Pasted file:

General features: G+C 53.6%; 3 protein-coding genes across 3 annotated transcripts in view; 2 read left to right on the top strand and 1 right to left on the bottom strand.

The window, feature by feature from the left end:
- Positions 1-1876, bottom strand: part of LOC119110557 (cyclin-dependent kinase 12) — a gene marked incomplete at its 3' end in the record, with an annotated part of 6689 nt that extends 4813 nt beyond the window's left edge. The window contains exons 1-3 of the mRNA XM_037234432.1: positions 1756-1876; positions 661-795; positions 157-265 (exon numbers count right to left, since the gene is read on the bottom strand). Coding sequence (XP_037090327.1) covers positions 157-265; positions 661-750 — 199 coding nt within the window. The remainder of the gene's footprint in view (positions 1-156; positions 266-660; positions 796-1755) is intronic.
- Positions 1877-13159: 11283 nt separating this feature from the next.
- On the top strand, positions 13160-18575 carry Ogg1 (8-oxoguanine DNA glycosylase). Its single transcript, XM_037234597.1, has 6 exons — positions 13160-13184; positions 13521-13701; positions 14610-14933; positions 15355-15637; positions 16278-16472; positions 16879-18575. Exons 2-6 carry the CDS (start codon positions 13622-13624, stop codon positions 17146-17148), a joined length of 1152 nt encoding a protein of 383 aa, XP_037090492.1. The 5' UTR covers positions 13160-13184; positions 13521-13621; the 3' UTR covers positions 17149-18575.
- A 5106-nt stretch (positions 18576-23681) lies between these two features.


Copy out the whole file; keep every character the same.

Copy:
General features: G+C 53.6%; 3 protein-coding genes across 3 annotated transcripts in view; 2 read left to right on the top strand and 1 right to left on the bottom strand.

The window, feature by feature from the left end:
- Positions 1-1876, bottom strand: part of LOC119110557 (cyclin-dependent kinase 12) — a gene marked incomplete at its 3' end in the record, with an annotated part of 6689 nt that extends 4813 nt beyond the window's left edge. The window contains exons 1-3 of the mRNA XM_037234432.1: positions 1756-1876; positions 661-795; positions 157-265 (exon numbers count right to left, since the gene is read on the bottom strand). Coding sequence (XP_037090327.1) covers positions 157-265; positions 661-750 — 199 coding nt within the window. The remainder of the gene's footprint in view (positions 1-156; positions 266-660; positions 796-1755) is intronic.
- Positions 1877-13159: 11283 nt separating this feature from the next.
- On the top strand, positions 13160-18575 carry Ogg1 (8-oxoguanine DNA glycosylase). Its single transcript, XM_037234597.1, has 6 exons — positions 13160-13184; positions 13521-13701; positions 14610-14933; positions 15355-15637; positions 16278-16472; positions 16879-18575. Exons 2-6 carry the CDS (start codon positions 13622-13624, stop codon positions 17146-17148), a joined length of 1152 nt encoding a protein of 383 aa, XP_037090492.1. The 5' UTR covers positions 13160-13184; positions 13521-13621; the 3' UTR covers positions 17149-18575.
- A 5106-nt stretch (positions 18576-23681) lies between these two features.